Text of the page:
Arts Education Artist Page

Devonna Hisel

Visual Arts and Crafts

Devonna Hisel
McKee, Ky. 606-965-3063dhisel@prtcnet.org

Devonna is a teaching fiber artist from the Eastern Kentucky region who, as a child, saw many quilts being made and used. She appreciated the beauty of the quilts, but didn’t develop a desire to learn this art form till later in life. Devonna was taught traditional quilting techniques from women in her community and this gives her a unique perspective in teaching all ages how to quilt. Through her work as a teaching fiber artist with Promise Neighborhood, a federally funded grant administered by Berea College, she has done residencies in elementary, middle and high schools, teaching students the elements of quilt making and completing projects that reflect this traditional art form. Devonna is also a University of Kentucky Certified Master Clothing Volunteer and has extensive training and experience in teaching students of all ages sewing projects and clothing construction. Devonna will work closely with the classroom teacher to design a project that reflects the unit of study and grade level.


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Potential Residency Project

My residency projects incorporate the four artistic processes (create, present, respond, and connect) in a hands-on project resulting in an individual work of quilted art by each student. We begin with a PowerPoint presentation to introduce students to traditional Appalachian quilts, allowing them to respond to exemplary works, make authentic connections to their own families and communities, and  begin envisioning their personal creation.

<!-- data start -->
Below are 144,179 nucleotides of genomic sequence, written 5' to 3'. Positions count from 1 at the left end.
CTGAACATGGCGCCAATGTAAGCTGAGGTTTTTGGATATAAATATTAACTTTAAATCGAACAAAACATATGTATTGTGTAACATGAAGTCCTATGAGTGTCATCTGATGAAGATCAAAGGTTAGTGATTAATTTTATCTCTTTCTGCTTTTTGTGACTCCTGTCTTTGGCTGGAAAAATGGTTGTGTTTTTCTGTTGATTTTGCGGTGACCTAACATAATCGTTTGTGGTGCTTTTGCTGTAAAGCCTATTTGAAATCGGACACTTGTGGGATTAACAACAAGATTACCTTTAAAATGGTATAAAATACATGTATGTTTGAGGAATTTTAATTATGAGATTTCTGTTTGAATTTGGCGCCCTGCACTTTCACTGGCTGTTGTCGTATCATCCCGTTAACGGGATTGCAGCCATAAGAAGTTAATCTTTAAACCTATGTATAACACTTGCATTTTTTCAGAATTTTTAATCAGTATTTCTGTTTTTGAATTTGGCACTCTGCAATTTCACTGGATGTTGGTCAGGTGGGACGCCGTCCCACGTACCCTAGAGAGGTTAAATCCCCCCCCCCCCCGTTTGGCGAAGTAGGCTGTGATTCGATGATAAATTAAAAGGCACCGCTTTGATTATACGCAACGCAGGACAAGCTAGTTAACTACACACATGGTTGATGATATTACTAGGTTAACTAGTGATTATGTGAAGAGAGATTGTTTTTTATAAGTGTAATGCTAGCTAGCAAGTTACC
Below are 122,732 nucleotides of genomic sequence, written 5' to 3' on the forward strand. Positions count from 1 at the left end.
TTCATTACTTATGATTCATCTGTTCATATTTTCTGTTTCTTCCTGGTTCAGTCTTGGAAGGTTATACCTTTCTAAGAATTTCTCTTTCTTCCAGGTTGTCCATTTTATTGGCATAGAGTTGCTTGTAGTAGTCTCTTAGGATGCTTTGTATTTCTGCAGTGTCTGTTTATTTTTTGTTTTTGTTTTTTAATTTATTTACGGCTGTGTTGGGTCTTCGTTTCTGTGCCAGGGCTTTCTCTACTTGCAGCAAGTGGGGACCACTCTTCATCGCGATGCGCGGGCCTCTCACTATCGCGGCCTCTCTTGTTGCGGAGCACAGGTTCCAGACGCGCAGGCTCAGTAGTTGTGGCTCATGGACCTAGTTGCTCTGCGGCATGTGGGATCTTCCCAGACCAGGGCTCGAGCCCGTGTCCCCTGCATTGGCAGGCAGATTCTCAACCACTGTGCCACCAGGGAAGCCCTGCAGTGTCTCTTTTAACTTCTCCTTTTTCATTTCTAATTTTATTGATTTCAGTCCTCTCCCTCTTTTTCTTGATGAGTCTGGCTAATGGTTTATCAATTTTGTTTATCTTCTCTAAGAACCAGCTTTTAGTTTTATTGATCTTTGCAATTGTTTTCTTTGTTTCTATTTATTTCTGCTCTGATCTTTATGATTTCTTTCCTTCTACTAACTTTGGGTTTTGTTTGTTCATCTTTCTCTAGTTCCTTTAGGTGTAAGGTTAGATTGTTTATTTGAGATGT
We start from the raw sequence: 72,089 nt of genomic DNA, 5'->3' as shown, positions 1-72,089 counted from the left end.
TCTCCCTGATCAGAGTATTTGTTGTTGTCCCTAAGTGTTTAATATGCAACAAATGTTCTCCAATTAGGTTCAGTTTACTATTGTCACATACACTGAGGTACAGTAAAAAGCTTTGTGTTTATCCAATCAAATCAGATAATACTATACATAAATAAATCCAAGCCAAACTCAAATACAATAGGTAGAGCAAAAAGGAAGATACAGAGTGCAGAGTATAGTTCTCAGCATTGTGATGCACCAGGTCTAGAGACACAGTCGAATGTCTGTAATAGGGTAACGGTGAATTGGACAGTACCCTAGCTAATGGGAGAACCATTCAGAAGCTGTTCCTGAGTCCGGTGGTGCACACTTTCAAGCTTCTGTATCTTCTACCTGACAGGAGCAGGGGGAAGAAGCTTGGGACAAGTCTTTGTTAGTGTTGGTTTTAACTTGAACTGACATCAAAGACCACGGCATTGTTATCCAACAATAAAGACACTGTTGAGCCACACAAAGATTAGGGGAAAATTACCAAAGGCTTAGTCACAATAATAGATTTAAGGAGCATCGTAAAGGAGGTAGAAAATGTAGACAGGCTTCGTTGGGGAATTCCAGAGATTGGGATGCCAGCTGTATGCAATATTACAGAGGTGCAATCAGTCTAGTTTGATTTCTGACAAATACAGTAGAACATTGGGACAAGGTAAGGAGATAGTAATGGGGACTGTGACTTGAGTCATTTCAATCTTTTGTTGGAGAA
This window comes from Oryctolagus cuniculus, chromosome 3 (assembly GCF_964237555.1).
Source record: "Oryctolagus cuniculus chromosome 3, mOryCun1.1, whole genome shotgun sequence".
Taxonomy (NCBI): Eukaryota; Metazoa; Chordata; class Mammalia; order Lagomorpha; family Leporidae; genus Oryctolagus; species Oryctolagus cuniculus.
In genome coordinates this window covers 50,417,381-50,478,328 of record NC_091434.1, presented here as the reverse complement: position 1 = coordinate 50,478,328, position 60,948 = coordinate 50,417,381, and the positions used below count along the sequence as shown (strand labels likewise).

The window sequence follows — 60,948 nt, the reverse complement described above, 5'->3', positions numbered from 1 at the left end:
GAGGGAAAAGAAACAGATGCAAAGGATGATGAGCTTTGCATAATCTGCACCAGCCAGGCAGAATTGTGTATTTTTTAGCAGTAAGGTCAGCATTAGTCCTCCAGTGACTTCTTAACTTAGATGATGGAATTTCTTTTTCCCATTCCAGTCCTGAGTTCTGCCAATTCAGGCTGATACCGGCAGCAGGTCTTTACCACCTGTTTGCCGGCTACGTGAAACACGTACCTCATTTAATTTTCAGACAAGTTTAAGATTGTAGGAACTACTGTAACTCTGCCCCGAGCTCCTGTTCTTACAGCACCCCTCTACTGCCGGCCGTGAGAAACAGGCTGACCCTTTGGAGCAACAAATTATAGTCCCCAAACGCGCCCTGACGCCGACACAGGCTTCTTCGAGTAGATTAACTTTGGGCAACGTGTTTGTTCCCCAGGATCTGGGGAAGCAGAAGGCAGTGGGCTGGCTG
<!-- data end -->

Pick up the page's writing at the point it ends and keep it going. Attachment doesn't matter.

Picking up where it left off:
A five-day residency project for fourth grade and up engages students in creating 12-inch stuffed pillows with a pieced top. Each student makes a pillow using a sewing machine that I furnish and teach how to use safely. The student is introduced to terminology commonly used with sewing projects, i.e., grain, straight of grain, and right sides of fabric. They use a combination of squares and triangles to piece the pillow top, incorporating math, color theory, and traditional quilt patterns. When the pillows are completed, we plan an exhibition to present the work to the school and community before the students take their work home. Writing critiques of their own and their peer’s pillows brings the artistic process full circle, back to responding and connecting, but now with more understanding of the art form and its aesthetic and processes.
 
A 10-day residency project for sixth grade and up allows each student to create a small, embellished landscape as a wall art piece using design processes and traditional quilting techniques. This project can be integrated with science or social studies to promote environmental literacy, helping students make connections between visual art and issues of importance to them and their communities.  During this project students will learn quilting terminology, i.e., appliqué, batting, backing and fabric selection for landscapes. This project uses both sewing machines and hand sewing. We conclude by having students write artist statements to accompany their landscapes in an exhibit presenting their art to the school and community.
 
Other one- to four-week residencies can be customized to meet your classroom goals.​